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Mount St. Helens Might Just Erupt Again

Mount St. Helens might’ve not seen its last eruption in 1980.

(Mirror Daily, United States) – With great funding and through multiple experiments, researchers have reached the conclusion that Mount St. Helens might just erupt again in the future. If the current situation is taken into consideration, it’s certainly not out of the question for another natural disaster to occur.

In a meeting of the Geological Society of America, a team of researchers have detailed their findings on the ‘plumbing’ system of the active volcano. Mount St. Helens, in Washington, has become known for a particularly destructive eruption over three decades ago. On May 18th, 1980, the volcano burst and claimed the lives of 57 people, along with causing serious damage to homes, railways and highways.

Even more, the mountain’s topmost peaks were destroyed by the sheer strength of the eruption. It’s considered the deadliest volcanic event in the United States. A team of researchers have been monitoring its activity, and unveiled answers behind its burst 35 years ago. For the purpose of avoiding a catastrophe again, information is our best weapon.

The ‘Imaging Magma Under St. Helens’ project, or iMUSH, launched back in 2014. It was the largest campaign to undertake the task of understanding the inner workings of the volcano through geophysical methods. It used around 2,500 seismometers, and had a funding worth $3 million. Their results showed answers behind the former eruptions, and worrying finds.

The inner system underneath Mount St. Helens is more complex than believed. The researchers found four additional magma chambers near the summit. One was a small chamber underneath the crater, two between 3-8 miles beneath the surface, and another, larger chamber, at 9-25 miles down below.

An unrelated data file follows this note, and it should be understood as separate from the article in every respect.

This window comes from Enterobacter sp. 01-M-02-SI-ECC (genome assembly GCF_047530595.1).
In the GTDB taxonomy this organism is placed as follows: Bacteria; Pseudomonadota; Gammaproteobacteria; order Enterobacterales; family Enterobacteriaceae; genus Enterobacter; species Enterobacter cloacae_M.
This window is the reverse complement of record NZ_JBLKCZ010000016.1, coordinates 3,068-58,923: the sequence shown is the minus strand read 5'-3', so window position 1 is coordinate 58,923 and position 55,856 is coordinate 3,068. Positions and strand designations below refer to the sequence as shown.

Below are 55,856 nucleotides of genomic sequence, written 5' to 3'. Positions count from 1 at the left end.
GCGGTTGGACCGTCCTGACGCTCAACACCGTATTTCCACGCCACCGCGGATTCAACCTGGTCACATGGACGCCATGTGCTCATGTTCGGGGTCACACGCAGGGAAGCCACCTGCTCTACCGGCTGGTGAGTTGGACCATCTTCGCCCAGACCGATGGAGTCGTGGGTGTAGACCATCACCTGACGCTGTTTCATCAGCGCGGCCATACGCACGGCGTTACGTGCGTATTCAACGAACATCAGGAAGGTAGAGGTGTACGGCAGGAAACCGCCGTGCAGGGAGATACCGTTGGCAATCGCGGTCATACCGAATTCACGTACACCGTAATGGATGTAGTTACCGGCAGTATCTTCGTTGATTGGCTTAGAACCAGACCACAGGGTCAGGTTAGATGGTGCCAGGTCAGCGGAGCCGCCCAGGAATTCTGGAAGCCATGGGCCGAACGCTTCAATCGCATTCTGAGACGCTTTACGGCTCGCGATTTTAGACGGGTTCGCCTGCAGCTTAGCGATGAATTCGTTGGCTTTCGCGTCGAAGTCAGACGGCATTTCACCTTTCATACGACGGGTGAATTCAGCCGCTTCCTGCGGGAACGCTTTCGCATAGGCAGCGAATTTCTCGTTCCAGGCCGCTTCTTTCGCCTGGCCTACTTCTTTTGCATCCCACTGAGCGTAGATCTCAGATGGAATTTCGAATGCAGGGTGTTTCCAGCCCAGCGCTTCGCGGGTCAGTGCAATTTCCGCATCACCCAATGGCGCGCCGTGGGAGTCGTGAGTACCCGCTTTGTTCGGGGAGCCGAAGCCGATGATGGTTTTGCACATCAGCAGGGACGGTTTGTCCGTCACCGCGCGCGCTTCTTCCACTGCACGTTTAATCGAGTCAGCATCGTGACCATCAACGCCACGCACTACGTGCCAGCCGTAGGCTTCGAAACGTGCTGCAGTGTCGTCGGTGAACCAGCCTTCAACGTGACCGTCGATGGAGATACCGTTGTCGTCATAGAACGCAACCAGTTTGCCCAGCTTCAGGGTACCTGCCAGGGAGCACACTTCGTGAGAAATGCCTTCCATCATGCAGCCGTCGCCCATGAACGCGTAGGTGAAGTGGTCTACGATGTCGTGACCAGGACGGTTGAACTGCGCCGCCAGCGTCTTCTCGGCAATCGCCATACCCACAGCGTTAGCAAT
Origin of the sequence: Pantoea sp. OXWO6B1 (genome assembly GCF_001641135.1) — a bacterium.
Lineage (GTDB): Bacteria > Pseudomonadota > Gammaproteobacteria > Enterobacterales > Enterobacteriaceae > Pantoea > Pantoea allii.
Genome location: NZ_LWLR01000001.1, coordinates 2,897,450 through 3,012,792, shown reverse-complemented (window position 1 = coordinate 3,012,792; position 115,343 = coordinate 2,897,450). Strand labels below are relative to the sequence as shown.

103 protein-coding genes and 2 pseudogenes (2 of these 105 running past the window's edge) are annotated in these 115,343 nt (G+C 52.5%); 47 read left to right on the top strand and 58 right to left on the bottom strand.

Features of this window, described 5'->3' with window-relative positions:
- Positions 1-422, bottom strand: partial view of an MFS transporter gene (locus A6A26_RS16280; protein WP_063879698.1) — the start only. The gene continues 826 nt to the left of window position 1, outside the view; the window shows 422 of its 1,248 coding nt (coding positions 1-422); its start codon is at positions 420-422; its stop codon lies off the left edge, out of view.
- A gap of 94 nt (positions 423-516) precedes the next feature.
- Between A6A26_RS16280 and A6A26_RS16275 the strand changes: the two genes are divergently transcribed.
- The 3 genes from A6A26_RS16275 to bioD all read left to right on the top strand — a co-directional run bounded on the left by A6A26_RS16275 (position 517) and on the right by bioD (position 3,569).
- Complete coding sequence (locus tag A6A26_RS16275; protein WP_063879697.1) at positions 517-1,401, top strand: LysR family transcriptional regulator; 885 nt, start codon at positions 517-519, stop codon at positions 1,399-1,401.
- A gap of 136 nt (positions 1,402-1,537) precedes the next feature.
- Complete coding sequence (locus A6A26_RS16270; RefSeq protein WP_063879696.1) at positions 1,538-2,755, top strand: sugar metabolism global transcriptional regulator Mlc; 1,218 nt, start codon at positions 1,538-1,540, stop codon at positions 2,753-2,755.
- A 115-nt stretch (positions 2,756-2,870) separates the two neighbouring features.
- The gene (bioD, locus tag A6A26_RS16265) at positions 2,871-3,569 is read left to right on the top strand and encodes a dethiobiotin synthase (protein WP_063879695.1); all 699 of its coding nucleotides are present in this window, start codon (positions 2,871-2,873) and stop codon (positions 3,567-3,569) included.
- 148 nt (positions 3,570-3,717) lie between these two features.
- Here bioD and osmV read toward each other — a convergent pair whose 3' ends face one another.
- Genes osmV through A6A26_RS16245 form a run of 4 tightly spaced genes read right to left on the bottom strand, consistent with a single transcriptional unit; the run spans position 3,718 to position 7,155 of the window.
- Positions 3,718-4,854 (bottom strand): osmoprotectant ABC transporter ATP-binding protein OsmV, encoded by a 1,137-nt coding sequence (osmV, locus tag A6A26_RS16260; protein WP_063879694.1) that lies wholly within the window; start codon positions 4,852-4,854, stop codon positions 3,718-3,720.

The largest one might beneath Mount Adams or Mount Rainier, though there has been no solid evidence yet of that estimation.

At least three of the magma chambers appear  to be connected. Even more, the larger chamber is believed to be fueling the smaller ones. Through a series of earthquakes, they believe this was the cause of the eruption in 1980. In fact, as the lower chamber ‘feeds’ the upper one, the pressure increases, causing tremors in the ground, and forcing the volcano to burst.

Reportedly, there has been an increase lately in the worrying shakes across the base of the mountain. It has been suggested that the lower chamber has started transporting lava up once again. If this is true, there’s the possibility that Mount St. Helens might seen another eruption soon.

According to seismologist, Eric Kiser, for now, their understanding stretches only to the connection between the earthquakes and those magma reservoirs they found. It could be an indication of a “migration” between two chambers. Researchers are keeping an eye out, and further tracking any seismic activity.

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